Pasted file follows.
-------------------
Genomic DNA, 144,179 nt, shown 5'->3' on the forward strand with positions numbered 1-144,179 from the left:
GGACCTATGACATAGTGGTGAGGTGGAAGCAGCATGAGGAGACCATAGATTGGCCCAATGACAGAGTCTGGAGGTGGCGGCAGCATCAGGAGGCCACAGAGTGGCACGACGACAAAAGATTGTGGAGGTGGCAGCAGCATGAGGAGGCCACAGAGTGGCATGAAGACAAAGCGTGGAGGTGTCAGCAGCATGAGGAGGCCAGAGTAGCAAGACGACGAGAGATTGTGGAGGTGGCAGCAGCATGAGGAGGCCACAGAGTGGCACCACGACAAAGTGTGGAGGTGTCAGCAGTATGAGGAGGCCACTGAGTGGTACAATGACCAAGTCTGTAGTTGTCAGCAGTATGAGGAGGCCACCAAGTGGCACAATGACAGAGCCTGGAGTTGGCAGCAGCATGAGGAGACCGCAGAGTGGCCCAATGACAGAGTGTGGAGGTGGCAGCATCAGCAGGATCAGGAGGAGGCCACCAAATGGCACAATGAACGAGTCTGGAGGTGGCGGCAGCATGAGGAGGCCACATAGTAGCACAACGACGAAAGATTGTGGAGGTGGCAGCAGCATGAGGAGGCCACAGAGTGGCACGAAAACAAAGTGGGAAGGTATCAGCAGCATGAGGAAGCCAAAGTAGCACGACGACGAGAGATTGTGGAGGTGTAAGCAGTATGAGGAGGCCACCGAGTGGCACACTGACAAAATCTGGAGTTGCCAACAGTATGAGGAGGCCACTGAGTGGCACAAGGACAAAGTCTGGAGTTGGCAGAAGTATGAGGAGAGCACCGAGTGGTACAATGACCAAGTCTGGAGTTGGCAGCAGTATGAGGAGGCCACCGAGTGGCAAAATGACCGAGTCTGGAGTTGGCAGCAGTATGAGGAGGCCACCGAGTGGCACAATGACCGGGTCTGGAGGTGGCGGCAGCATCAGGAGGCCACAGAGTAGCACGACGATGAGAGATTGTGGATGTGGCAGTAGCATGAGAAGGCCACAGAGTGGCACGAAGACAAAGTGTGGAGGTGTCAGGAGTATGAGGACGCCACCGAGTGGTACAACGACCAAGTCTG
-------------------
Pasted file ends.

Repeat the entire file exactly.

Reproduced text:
Genomic DNA, 144,179 nt, shown 5'->3' on the forward strand with positions numbered 1-144,179 from the left:
GGACCTATGACATAGTGGTGAGGTGGAAGCAGCATGAGGAGACCATAGATTGGCCCAATGACAGAGTCTGGAGGTGGCGGCAGCATCAGGAGGCCACAGAGTGGCACGACGACAAAAGATTGTGGAGGTGGCAGCAGCATGAGGAGGCCACAGAGTGGCATGAAGACAAAGCGTGGAGGTGTCAGCAGCATGAGGAGGCCAGAGTAGCAAGACGACGAGAGATTGTGGAGGTGGCAGCAGCATGAGGAGGCCACAGAGTGGCACCACGACAAAGTGTGGAGGTGTCAGCAGTATGAGGAGGCCACTGAGTGGTACAATGACCAAGTCTGTAGTTGTCAGCAGTATGAGGAGGCCACCAAGTGGCACAATGACAGAGCCTGGAGTTGGCAGCAGCATGAGGAGACCGCAGAGTGGCCCAATGACAGAGTGTGGAGGTGGCAGCATCAGCAGGATCAGGAGGAGGCCACCAAATGGCACAATGAACGAGTCTGGAGGTGGCGGCAGCATGAGGAGGCCACATAGTAGCACAACGACGAAAGATTGTGGAGGTGGCAGCAGCATGAGGAGGCCACAGAGTGGCACGAAAACAAAGTGGGAAGGTATCAGCAGCATGAGGAAGCCAAAGTAGCACGACGACGAGAGATTGTGGAGGTGTAAGCAGTATGAGGAGGCCACCGAGTGGCACACTGACAAAATCTGGAGTTGCCAACAGTATGAGGAGGCCACTGAGTGGCACAAGGACAAAGTCTGGAGTTGGCAGAAGTATGAGGAGAGCACCGAGTGGTACAATGACCAAGTCTGGAGTTGGCAGCAGTATGAGGAGGCCACCGAGTGGCAAAATGACCGAGTCTGGAGTTGGCAGCAGTATGAGGAGGCCACCGAGTGGCACAATGACCGGGTCTGGAGGTGGCGGCAGCATCAGGAGGCCACAGAGTAGCACGACGATGAGAGATTGTGGATGTGGCAGTAGCATGAGAAGGCCACAGAGTGGCACGAAGACAAAGTGTGGAGGTGTCAGGAGTATGAGGACGCCACCGAGTGGTACAACGACCAAGTCTG